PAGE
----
Overall, my general feel is that rent increases are going to be flat for the next 4-5 years. However, after that I would expect them to rise at about the rate of inflation or a little higher. If you are looking 40-50 years out, I would think that the average rate of increase over that time period would be about the same as the rate of inflation - or maybe half a point higher.
Consequently, if I am running an owning vs. rental comparison for the next 5 years, I personally would not include rental appreciation - this is why I left it out of the original calculation. However, if I am running a comparison for a longer period, I would use rental increases as I discussed above.
Ultimate Online Calculator
One commenter alerted us to this online calculator. When I saw it, I was immediately jealous - it is very inclusive and exhaustive and just the thing for a quant-minded, semi-control-freak like me. I recommend that anyone who is trying to get a handle on these costs try out this calculator. However I had a few issues that I brought up to the author of the calculator. Here are my questions and the author's responses in red.
1) [This is with regard to a specific example of a 300K purchase with 20% down] At the end of the first year, your calculation puts the paid equity at 60364. However, the initial cost was 300K and the loan balance is 236459 - shouldn't the paid equity then be the difference of 63541? A difference of 3177 from your number? One thing that you may be doing is (assuming a 5% sales commission) reducing the 63541 equity be 5% (which then gives you your number of 60364). However, that does not seem to make sense because the fee is 5% of the appreciated value, not 5% of the paid equity. Similarly, the appreciation numbers seem like you might be reducing them to 95% -which does not seem to make sense.
(1) The paid equity calculation is explained in both the "Explanation and Discussion" as well as the "Mega Data Table results explained". Your Total Value is the $300k, x 1.03 for 3% appreciation, x 0.95 for 5% sales commission. The commission is paid on the sale price, not the amount the house appreciated.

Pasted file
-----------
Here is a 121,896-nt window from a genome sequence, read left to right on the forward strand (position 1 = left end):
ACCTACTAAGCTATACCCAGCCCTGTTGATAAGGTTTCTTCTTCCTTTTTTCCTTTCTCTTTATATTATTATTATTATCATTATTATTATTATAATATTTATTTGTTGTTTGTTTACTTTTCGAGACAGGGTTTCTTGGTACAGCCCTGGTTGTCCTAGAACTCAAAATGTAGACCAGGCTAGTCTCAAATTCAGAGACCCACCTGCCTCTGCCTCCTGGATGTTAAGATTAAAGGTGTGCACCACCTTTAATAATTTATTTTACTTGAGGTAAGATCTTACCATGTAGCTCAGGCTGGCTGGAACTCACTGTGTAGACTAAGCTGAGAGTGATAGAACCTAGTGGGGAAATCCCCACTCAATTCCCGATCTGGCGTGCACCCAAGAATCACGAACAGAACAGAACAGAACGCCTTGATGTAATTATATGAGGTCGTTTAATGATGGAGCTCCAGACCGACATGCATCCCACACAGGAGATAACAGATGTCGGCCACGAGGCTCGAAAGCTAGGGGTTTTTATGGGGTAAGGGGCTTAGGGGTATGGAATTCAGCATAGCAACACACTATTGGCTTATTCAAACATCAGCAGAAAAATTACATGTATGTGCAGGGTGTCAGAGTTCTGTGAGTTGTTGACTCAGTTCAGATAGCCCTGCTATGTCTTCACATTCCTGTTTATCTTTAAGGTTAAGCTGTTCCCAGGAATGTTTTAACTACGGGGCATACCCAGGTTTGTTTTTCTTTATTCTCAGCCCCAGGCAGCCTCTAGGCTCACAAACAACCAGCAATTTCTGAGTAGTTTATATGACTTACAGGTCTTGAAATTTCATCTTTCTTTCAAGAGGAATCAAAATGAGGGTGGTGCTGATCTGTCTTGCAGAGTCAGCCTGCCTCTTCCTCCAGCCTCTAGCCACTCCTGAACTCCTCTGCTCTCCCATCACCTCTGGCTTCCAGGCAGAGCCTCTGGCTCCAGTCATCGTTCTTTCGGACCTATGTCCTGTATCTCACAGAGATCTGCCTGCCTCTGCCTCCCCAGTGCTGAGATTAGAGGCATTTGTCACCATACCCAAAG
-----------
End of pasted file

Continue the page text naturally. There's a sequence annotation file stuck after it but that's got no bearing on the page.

Note: I agree with the author's comments in that the "Total Value" seems right, but I am still not sure what he is doing with the "Paid Equity" and "Appreciation". Just be aware of the differences in those two columns.
2) Real estate tax payments are tax deductible (if they exceed the standard deduction), but it doesn't seem like that is taken into account in your calculator. (Insurance payments are not tax deductible.)
I was unaware of this, thank you for letting me know. I upgraded the calculator to take that into account, and linked to your site in an acknowledgement at the bottom of the page.
Note: Thanks for the link, Michael!
3) When renting, the landlord often pays some of the utilities. However, when owning they are typically all the responsibility of the owner. Should there be some entry for an increase in utilities? Similarly, owners often have to pay condo or homowner association fees - should there be some place to add these? Additionally, for people moving from an apartment to a house, there will be a cost in time and money for the upkeep to the house that was previously performed by the landlord - shoveling snow, mozing grass, etc. Recognize that for someone moving from an apartment where the landlord pays water and heat to a house in a townhome association, the cost difference for the utilities could be $1500 for the year - and the town home association could be anywhere from $1000-$3000. These are big numbers that don't appear in your calculator.
There are any number of variables I could add to make the calculator more accurate, more cumbersome, and more confusing. I already just added to the complexity by separating out Taxes and Insurance, which used to be combined. The calculator is already more detailed than anything else out there. I'm not interested in bogging it down any further at this point. Anyone who *really* needs to account for extra expenses on the buying side will be clever enough to just add that amount to the maintenance, taxes, or insurance fields (as I now point out in the intro).
Note: The author is certainly right - his calculator is far more complex and accurate than anything else that I have seen. I highly recommend that you use it. Just go ahead and ass the values into the maintenance filed as he recommends!